The emergence of the house from seemingly abstract fields, whether produced through lines, dots, geometric forms, or swaths of color, is a constant in Bartlett’s work of the late 1990s. This approach is represented in the upcoming exhibition with Large House: Dots (1998), 3-D House, Grid (1998-99), Forest and Houses (1999), and Glass House on Plate (1999-2000). Together, these works highlight Bartlett’s ongoing engagement with the grid and the unexpected opportunities it offers to express a psychology of mood. In this way, Bartlett’s practice has consistently pushed and melded the boundaries between the emotionality of Abstract Expressionism and the subsequent rigidity of Minimalism.
In the 2000s, some of Bartlett’s work took a more directly expressive turn, as she produced richly layered oil paintings of the views around her home in Long Island. This work is represented in the exhibition by Amagansett Diptych #3, which captures two side-by-side views of her home on the beach. Moody and bursting with unspoken narrative, the paintings encapsulate Bartlett’s ability to both leverage and break free from her self-imposed grid systems. Together, the works in The House was Quiet and the World was Calm: Jennifer Bartlett 1970 – 2014 engage viewers in the incredible depth and intricacy of Bartlett’s practice, through her intense exploration of a single theme.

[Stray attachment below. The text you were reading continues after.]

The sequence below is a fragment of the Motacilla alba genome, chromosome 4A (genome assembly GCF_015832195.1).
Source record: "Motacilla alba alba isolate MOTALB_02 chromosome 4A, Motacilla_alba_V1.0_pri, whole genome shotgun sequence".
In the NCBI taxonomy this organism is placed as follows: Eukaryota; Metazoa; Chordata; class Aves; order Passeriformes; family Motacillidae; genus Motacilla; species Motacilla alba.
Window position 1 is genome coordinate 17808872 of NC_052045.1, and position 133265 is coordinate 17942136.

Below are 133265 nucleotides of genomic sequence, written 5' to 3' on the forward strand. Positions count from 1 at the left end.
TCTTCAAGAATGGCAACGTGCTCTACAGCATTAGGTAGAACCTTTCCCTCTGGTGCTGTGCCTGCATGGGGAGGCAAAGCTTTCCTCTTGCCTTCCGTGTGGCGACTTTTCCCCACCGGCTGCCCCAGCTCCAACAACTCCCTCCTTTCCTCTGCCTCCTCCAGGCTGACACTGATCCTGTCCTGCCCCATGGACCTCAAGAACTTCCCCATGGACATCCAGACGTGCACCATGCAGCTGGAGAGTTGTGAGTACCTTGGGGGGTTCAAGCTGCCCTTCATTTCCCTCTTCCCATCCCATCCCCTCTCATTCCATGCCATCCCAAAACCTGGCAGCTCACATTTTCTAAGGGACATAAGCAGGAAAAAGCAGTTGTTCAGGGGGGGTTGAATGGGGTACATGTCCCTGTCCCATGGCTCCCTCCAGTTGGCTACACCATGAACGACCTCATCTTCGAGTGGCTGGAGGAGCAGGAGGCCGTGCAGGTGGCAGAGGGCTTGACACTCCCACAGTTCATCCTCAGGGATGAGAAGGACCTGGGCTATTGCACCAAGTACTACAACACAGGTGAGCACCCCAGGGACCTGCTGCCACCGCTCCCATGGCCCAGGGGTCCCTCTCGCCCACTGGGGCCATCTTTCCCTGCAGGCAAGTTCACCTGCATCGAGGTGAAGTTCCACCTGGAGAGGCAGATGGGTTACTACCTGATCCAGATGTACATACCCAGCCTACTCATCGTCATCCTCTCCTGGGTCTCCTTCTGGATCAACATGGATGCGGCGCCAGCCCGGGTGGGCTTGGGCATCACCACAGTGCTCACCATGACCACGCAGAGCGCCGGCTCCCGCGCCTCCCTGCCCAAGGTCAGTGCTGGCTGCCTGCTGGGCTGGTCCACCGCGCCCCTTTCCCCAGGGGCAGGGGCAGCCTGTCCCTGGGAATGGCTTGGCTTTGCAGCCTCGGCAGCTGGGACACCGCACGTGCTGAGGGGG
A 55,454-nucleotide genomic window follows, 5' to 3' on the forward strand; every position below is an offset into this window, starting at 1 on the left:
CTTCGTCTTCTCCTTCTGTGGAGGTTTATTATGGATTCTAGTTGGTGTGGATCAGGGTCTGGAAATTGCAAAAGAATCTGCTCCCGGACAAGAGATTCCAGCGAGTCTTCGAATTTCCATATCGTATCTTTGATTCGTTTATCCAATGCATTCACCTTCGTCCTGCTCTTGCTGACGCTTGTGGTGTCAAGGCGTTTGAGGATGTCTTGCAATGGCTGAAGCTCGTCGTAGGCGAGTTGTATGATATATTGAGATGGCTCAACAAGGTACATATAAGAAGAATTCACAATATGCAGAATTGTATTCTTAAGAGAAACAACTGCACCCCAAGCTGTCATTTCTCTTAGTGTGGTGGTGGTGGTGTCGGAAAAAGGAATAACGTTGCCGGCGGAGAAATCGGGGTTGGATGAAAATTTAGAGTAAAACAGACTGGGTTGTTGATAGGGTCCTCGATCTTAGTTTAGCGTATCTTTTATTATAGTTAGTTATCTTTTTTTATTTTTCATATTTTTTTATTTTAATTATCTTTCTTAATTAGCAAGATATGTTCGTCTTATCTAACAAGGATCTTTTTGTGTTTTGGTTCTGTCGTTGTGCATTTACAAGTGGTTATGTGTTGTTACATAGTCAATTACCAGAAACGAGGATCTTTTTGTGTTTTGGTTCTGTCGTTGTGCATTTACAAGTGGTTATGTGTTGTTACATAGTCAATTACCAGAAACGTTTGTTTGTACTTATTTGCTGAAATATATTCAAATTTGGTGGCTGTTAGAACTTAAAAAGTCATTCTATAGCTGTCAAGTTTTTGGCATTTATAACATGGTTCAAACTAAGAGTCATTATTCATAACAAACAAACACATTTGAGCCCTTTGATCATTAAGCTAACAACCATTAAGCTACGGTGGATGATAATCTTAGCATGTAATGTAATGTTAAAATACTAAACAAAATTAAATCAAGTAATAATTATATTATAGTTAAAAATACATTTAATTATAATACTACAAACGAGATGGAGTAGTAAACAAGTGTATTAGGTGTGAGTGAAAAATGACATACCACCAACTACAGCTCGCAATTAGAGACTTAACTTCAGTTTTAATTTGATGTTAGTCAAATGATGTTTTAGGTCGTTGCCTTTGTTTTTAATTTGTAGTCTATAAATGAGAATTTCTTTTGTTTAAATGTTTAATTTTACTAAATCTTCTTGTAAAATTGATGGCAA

Jennifer Bartlett’s first survey exhibition was held in 1985 and traveled to the Walker Art Center, MN; the Brooklyn Museum, NY; and the Museum of Art, Carnegie Institute, PA, among others. In 2006, the Addison Gallery of American Art surveyed Bartlett’s early enameled steel plate paintings in the period from 1968–76. In 2013–14, Klaus Ottmann curated her second traveling survey Jennifer Bartlett: History of the Universe—Works 1970–2011, which visited the Pennsylvania Academy of the Fine Arts, PA and the Parrish Art Museum, NY. In 2014, the Cleveland Museum of Art united her three monumental plate pieces, Rhapsody, Song, and Recitative in the exhibition Epic Systems. Bartlett’s works are represented in the collections of the Dallas Museum of Fine Arts, TX; the Los Angeles County Museum of Art, CA; the Metropolitan Museum of Art, NY; the Museum of Fine Arts, Houston, TX; the Museum of Modern Art, NY; the Philadelphia Museum of Art, PA; the San Francisco Museum of Modern Art, CA; the Tate Modern, London; and the Whitney Museum of American Art, NY, among many others. Born in Long Beach, California, Bartlett studied at Mills College in California and received her MFA from Yale University in 1965. Bartlett is represented jointly by Marianne Boesky Gallery and Paula Cooper Gallery. She currently lives and works in Amagansett, NY.